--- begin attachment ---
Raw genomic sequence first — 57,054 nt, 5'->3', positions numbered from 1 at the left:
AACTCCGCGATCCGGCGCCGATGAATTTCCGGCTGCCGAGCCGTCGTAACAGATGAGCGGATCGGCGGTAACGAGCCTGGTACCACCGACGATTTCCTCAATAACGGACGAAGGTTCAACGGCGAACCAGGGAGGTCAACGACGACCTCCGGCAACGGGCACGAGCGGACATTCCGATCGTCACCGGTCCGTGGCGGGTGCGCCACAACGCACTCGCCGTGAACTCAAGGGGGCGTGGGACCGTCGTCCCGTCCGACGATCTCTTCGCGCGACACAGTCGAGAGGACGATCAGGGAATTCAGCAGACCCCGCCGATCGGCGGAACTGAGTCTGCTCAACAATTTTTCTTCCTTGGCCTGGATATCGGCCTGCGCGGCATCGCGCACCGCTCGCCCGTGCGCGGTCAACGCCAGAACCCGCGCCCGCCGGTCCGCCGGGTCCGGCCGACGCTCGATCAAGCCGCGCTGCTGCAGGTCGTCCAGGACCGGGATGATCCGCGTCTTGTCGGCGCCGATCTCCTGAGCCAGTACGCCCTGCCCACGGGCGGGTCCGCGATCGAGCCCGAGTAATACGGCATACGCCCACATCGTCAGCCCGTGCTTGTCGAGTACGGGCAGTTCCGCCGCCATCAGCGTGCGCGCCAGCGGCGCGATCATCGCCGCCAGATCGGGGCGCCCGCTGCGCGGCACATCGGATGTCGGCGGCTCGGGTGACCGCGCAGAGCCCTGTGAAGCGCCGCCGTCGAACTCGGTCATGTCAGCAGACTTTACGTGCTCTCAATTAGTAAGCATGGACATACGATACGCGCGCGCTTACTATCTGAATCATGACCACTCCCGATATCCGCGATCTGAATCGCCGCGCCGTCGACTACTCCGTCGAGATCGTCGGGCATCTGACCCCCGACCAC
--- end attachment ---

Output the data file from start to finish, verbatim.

Raw genomic sequence first — 57,054 nt, 5'->3', positions numbered from 1 at the left:
AACTCCGCGATCCGGCGCCGATGAATTTCCGGCTGCCGAGCCGTCGTAACAGATGAGCGGATCGGCGGTAACGAGCCTGGTACCACCGACGATTTCCTCAATAACGGACGAAGGTTCAACGGCGAACCAGGGAGGTCAACGACGACCTCCGGCAACGGGCACGAGCGGACATTCCGATCGTCACCGGTCCGTGGCGGGTGCGCCACAACGCACTCGCCGTGAACTCAAGGGGGCGTGGGACCGTCGTCCCGTCCGACGATCTCTTCGCGCGACACAGTCGAGAGGACGATCAGGGAATTCAGCAGACCCCGCCGATCGGCGGAACTGAGTCTGCTCAACAATTTTTCTTCCTTGGCCTGGATATCGGCCTGCGCGGCATCGCGCACCGCTCGCCCGTGCGCGGTCAACGCCAGAACCCGCGCCCGCCGGTCCGCCGGGTCCGGCCGACGCTCGATCAAGCCGCGCTGCTGCAGGTCGTCCAGGACCGGGATGATCCGCGTCTTGTCGGCGCCGATCTCCTGAGCCAGTACGCCCTGCCCACGGGCGGGTCCGCGATCGAGCCCGAGTAATACGGCATACGCCCACATCGTCAGCCCGTGCTTGTCGAGTACGGGCAGTTCCGCCGCCATCAGCGTGCGCGCCAGCGGCGCGATCATCGCCGCCAGATCGGGGCGCCCGCTGCGCGGCACATCGGATGTCGGCGGCTCGGGTGACCGCGCAGAGCCCTGTGAAGCGCCGCCGTCGAACTCGGTCATGTCAGCAGACTTTACGTGCTCTCAATTAGTAAGCATGGACATACGATACGCGCGCGCTTACTATCTGAATCATGACCACTCCCGATATCCGCGATCTGAATCGCCGCGCCGTCGACTACTCCGTCGAGATCGTCGGGCATCTGACCCCCGACCAC